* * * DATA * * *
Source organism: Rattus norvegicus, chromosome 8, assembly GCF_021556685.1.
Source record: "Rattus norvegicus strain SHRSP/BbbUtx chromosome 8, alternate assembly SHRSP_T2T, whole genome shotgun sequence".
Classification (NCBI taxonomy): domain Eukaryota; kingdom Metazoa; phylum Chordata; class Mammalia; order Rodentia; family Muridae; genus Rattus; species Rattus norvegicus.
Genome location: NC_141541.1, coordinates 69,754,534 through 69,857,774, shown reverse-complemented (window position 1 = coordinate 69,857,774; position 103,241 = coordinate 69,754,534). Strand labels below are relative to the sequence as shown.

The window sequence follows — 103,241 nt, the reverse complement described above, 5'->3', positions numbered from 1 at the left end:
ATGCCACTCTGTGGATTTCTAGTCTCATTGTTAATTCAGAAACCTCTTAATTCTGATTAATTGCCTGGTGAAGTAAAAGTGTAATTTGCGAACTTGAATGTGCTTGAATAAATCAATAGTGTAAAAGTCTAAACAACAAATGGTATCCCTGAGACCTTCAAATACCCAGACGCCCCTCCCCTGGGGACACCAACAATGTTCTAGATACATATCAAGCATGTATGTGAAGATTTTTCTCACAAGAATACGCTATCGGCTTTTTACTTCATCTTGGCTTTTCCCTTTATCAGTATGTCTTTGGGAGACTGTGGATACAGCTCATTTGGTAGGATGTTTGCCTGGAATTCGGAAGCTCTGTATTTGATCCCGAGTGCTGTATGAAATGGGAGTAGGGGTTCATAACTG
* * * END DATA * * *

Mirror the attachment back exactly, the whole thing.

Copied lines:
Source organism: Rattus norvegicus, chromosome 8, assembly GCF_021556685.1.
Source record: "Rattus norvegicus strain SHRSP/BbbUtx chromosome 8, alternate assembly SHRSP_T2T, whole genome shotgun sequence".
Classification (NCBI taxonomy): domain Eukaryota; kingdom Metazoa; phylum Chordata; class Mammalia; order Rodentia; family Muridae; genus Rattus; species Rattus norvegicus.
Genome location: NC_141541.1, coordinates 69,754,534 through 69,857,774, shown reverse-complemented (window position 1 = coordinate 69,857,774; position 103,241 = coordinate 69,754,534). Strand labels below are relative to the sequence as shown.

The window sequence follows — 103,241 nt, the reverse complement described above, 5'->3', positions numbered from 1 at the left end:
ATGCCACTCTGTGGATTTCTAGTCTCATTGTTAATTCAGAAACCTCTTAATTCTGATTAATTGCCTGGTGAAGTAAAAGTGTAATTTGCGAACTTGAATGTGCTTGAATAAATCAATAGTGTAAAAGTCTAAACAACAAATGGTATCCCTGAGACCTTCAAATACCCAGACGCCCCTCCCCTGGGGACACCAACAATGTTCTAGATACATATCAAGCATGTATGTGAAGATTTTTCTCACAAGAATACGCTATCGGCTTTTTACTTCATCTTGGCTTTTCCCTTTATCAGTATGTCTTTGGGAGACTGTGGATACAGCTCATTTGGTAGGATGTTTGCCTGGAATTCGGAAGCTCTGTATTTGATCCCGAGTGCTGTATGAAATGGGAGTAGGGGTTCATAACTG